At Issue: Russia's Currency Reserves
Russia said it will not reduce its U.S. dollar-denominated investments at the present time. REUTERS/Alexander Demianchuk

The U.S., and that surely includes Congress, has had its share of bad news lately, but on Monday it received some decent news, for a change: Russia said it has no plans to make an immediate change to its dollar-denominated gold or foreign exchange reserves, following Standard & Poor's downgrade of U.S. Government debt, the RIA Novosti Agency reported Monday, citing a senior central bank official.

"In the short-term this will not affect us," the agency quoted First Central Bank Deputy Sergei Shvetsov as saying. Asked if the S&P downgrade would affect Russia's holdings over the medium and long term, Shvetsov declined to answer.

Russia has about one-third of its $535 billion in reserves invested in dollar-denominated instruments.

Standard & Poor's stunned stock, bond, and currency markets with its late Friday downgrade of the U.S. Government from AAA to AA+. The move is a controversial one, in part because none of the other major ratings agencies, Moody's and Fitch, have followed suit.

Russia's stance has been more-diplomatic that the world's other major power, China.

China, the U.S.'s largest creditor with $1.2 trillion invested in U.S. Government bonds, sent a communiqué critical of U.S. following the S&P downgrade. Overall, China has about $3.2 trillion in foreign exchange reserves.

"China,"has every right now to demand the US to address its structural debt problems and ensure the safety of China's dollar assets," said a Saturday Editorial by the Xinhua News Agency.

It was perhaps China's strongest critique of U.S. fiscal policy in the modern era, and it is safe to say it was expressed in part, for national self-interest reasons.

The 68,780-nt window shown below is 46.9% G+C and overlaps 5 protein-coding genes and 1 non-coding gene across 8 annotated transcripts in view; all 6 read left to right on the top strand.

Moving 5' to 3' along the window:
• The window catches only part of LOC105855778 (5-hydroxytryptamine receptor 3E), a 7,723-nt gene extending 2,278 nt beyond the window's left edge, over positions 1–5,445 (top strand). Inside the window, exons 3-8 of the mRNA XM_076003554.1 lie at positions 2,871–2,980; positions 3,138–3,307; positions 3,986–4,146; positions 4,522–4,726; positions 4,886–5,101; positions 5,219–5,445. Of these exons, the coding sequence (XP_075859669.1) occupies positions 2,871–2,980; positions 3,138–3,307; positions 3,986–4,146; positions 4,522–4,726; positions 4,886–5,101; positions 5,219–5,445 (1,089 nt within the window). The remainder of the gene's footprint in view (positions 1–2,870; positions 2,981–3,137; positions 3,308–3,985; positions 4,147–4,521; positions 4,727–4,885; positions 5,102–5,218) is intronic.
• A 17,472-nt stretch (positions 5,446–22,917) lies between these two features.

Many Asian nations like China depend on external partners (foreign countries) for demand to drive export growth, and global slowdown stemming from another wave of financial crisis triggered by U.S. fiscal policy mistakes would hurt that revenue stream.

Fiscal/Economic Analysis: The Russian stance is welcome news for U.S. policy makers in Washington.

The U.S. has "taken it on the chin" from much of the international community, during the past two weeks, and a considerable portion of it is deserved. International frustration over a delayed U.S. debt deal was the residue of years of built-up consternation concerning the U.S.'s inability to achieve a political consensus on the budget deficit.

In a nutshell, the world is finally rebuking the Democratic and Republican parties for their ideological feud that's delayed action on the budget deficit. Hence, the two parties are on notice: no longer will your shenanigans hurt just the domestic economy -- they can hurt the global economy, so the time to act is now: cut at least $3 trillion more from the deficit, not just the additional $1.5 trillion in cuts outlined in the U.S. debt deal.

Further, Russia's stance has to make U.S. policy makers feel good. Russia and China together, can call for a new international exchange mechanism / new global reserve currency and the movement may gain steam, but China alone can not.